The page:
The “fleshly man” (sarki’nois) refers to the man who is dominated by his “lower nature” or the passions, and as such, he cannot please God. He too, like the “unspiritual man” is acting apart from grace. Whereas the “spiritual man” (pneumatikos’)is one who is allowing himself to be led by the Spirit of God. I Cor. 3:1-3 puts it this way:
But I, brethren, could not address you as spiritual men, but as men of the flesh, as babes in Christ. I fed you with milk, not solid food; for you were not ready for it; and even yet you are not ready, for you are still of the flesh.
At times, in St. Paul’s writings, as well as other places in the New Testament, the “unspiritual man” and the “fleshly man” are telescoped into one category. They are referred to as being “in the flesh.” Romans 8 is a great example of this. Here, St. Paul does not make the fine distinction he makes in I Corinthians 2-3 between the psukikos’ and the sarki’nois. He lumps them all into the one category of “in the flesh” whether they are being dominated by the “soulish” realm or the “fleshly.” “The flesh” would then simply represent the human person apart from grace. Keep an eye out for the use of “flesh” and “spirit” here in Romans 8:3-14:
For God has done what the law, weakened by the flesh, could not do: sending his own Son in the likeness of sinful flesh and for sin, he condemned sin in the flesh, in order that the just requirement of the law might be fulfilled in us, who walk not according to the flesh but according to the Spirit. For those who live according to the flesh set their minds on the things of the flesh, but those who live according to the Spirit set their minds on the things of the Spirit. To set the mind on the flesh is death, but to set the mind on the Spirit is life and peace. For the mind that is set on the flesh is hostile to God; it does not submit to God’s law, indeed it cannot; and those who are in the flesh cannot please God. But you are not in the flesh, you are in the Spirit, if in fact the Spirit of God dwells in you. Anyone who does not have the Spirit of Christ does not belong to him… for if you live according to the flesh you will die, but if by the Spirit you put to death the deeds of the body you will live. For all who are led by the Spirit of God are sons of God.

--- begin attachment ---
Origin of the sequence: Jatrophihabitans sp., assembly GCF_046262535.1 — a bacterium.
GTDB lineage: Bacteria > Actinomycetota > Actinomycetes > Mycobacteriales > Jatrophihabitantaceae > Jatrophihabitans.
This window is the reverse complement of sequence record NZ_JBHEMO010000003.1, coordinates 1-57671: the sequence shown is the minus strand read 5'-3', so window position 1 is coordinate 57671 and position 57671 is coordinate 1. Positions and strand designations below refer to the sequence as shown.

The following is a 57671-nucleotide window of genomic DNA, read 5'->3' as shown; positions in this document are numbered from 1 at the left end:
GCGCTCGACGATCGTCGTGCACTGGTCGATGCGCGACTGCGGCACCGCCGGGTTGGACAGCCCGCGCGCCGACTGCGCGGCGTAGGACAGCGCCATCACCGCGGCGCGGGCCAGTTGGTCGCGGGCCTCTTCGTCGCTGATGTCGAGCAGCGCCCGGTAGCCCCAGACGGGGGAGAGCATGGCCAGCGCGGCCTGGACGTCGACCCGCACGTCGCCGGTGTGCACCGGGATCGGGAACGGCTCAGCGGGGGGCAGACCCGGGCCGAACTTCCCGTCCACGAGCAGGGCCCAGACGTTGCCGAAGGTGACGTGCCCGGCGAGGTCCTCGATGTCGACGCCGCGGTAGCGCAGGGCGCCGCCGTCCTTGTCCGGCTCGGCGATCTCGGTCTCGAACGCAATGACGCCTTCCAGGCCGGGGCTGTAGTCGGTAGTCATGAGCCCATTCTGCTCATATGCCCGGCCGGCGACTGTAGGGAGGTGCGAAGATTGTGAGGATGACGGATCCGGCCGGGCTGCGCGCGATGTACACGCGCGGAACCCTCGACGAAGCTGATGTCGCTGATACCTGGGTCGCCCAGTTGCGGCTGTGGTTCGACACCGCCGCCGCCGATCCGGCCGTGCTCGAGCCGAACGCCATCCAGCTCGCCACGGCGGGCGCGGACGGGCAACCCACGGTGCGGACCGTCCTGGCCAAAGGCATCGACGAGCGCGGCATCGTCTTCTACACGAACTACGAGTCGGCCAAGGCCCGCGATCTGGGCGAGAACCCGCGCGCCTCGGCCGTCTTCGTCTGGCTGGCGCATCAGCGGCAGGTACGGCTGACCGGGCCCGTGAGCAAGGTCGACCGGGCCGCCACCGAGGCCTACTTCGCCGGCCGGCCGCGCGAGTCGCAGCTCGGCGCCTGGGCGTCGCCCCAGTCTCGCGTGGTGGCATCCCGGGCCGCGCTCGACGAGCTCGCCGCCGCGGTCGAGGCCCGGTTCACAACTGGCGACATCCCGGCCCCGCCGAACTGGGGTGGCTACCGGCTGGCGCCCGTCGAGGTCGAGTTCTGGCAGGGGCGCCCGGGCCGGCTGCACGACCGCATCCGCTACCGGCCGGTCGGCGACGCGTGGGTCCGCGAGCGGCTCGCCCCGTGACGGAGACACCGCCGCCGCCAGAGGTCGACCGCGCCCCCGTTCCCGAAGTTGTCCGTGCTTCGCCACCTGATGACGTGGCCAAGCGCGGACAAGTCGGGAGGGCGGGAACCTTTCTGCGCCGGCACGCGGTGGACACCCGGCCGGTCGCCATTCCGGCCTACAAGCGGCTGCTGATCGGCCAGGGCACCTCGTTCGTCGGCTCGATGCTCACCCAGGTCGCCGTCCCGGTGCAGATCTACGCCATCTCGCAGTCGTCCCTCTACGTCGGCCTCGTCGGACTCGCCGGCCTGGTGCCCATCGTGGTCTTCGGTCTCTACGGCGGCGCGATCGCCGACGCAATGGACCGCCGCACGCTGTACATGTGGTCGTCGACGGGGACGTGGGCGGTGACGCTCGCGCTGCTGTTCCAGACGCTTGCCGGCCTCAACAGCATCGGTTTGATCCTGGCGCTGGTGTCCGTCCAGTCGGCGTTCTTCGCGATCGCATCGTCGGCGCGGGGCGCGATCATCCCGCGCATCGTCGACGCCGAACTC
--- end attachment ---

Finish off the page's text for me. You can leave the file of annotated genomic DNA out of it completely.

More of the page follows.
So we see here in Romans 8, St. Paul puts it more simply in saying, in essence, one is either led by the Spirit or one is “in the flesh.” One is either being led by the Spirit and so is in friendship with God, or we would say, he is “in a state of grace,” or one is apart from grace and therefore in a state of being wherein one “cannot please God.”
In I Corinthians, St. Paul takes it a bit deeper and distinguishes between the “natural man” or the “soulish man” (Gr. psukikos’) and the “man of the flesh” (Gr. sarki’nois), who are each apart from God’s grace, as opposed to the “spiritual” man who is in friendship with God.
What is most important for us here is to note that St. Paul’s introduction of the “spirit, soul and body” in I Thess. 5:23 and elsewhere was not intended to teach man to be “tripartite.” Man is essentially a body/soul composite. St. Paul is introducing the “God-consciousness” that is introduced into man’s soul through grace and elevates him to a level of understanding and loving God that he could not attain to according to his nature alone.
If you want biblical texts that give us what constitutes man in his essence, Jesus said it plainly in Matt. 10:28:
And do not fear those who kill the body but cannot kill the soul: rather fear him who can destroy both soul and body in hell.
And the [body] returns to the earth as it was, and the spirit returns to God who gave it.
Both of these texts are speaking directly to man’s essence; They refer to man as he is constituted in death and in eternity. When examined carefully, as we have done here in this post, further distinctions of the human soul in Scripture refer to various powers, qualities or characteristics, not to the constitutive elements of human nature.